In my article Prison Vouchers, I speculated on information problems for prisoners choosing prisons (and the analogous problems for school choice) and how those might be resolved (some paragraph breaks added):
Convicted defendants may not know the actual quality of prisons, just as parents may not know the actual quality of schools. Does this argument apply with more or less force in prisons than in schools?
Someone sentenced to prison for the first time may not know much about different prisons. Even repeat offenders might have little direct experience with prisons if they’ve mostly spent time in jails rather than prisons; even someone who’s been in one prison may know nothing about others.
But information is available about prisons from several sources. First, information can spread by word of mouth from friends or neighbors who have been in prison.
Second, prisons can advertise, and (possibly anonymous) reviews of prisons by current or former inmates may be available on the Internet.
Third, there are already ways to evaluate prisons, such as reports from monitoring agencies or the Logan quality of confinement index. Prisons could even be required to publish such information as part of their advertising, as well as other information that would result from the voucher program such as the length of the wait list and the rate of transfer out of the prison. The Federal Prison Guidebook already describes facility characteristics in detail for the benefit of criminal defense lawyers. Another possible model would be the federal government’s “Nursing Home Compare” site, which conveniently pulls together government-collected information about nursing homes.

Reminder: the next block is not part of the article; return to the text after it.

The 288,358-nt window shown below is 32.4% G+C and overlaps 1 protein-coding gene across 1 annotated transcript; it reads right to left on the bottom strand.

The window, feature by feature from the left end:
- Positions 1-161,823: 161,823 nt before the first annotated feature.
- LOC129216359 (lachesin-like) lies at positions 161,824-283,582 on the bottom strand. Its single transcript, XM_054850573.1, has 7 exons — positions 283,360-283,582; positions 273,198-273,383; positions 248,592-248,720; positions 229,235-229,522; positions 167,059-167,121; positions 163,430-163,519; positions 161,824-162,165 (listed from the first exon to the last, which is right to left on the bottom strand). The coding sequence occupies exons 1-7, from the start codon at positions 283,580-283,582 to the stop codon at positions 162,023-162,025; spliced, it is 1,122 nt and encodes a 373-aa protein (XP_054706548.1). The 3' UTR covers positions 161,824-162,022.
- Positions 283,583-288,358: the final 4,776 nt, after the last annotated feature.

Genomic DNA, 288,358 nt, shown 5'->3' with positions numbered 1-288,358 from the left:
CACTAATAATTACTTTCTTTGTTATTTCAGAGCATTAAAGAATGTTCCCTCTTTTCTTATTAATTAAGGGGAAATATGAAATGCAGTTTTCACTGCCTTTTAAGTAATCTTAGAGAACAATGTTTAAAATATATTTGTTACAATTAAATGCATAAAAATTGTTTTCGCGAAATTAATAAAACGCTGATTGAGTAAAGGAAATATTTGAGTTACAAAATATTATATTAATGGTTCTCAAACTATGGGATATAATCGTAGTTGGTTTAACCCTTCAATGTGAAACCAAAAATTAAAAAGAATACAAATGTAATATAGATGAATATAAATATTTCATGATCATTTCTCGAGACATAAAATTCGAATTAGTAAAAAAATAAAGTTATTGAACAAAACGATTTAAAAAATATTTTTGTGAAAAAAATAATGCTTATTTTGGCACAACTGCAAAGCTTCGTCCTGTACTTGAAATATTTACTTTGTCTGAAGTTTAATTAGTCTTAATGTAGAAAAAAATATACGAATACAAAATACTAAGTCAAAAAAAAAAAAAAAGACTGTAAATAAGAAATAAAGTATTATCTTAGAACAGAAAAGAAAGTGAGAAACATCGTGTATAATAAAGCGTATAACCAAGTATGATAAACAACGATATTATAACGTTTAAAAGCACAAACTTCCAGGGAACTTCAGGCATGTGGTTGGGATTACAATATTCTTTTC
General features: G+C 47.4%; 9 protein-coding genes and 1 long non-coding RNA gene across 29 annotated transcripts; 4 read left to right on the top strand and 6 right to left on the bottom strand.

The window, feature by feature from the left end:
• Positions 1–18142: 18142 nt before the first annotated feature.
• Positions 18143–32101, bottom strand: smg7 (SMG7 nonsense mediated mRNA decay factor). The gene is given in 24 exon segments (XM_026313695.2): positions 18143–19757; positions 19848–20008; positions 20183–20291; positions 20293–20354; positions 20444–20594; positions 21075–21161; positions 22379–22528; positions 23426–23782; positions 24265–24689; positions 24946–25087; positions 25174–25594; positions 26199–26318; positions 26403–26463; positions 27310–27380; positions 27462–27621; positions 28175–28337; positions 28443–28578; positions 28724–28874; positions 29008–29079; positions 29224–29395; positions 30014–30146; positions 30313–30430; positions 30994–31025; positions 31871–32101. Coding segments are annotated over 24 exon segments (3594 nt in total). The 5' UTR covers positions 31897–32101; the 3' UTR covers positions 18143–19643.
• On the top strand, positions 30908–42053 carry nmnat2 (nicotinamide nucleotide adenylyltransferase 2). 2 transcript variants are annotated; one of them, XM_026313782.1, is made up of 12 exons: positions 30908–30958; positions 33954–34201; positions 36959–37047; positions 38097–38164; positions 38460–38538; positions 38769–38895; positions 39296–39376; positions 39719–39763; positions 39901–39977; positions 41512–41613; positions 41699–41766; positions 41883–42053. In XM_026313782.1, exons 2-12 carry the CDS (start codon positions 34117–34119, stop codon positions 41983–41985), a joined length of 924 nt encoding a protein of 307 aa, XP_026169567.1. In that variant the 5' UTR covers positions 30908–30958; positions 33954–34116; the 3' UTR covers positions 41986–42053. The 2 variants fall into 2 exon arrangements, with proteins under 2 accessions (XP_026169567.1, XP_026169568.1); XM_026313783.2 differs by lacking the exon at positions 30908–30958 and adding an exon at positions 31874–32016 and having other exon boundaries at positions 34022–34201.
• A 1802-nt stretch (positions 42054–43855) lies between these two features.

Fourth, if the voucher program allows an inmate to transfer out after a certain amount of time, that inmate will at least have some direct experience of his or her own prison. If that experience is bad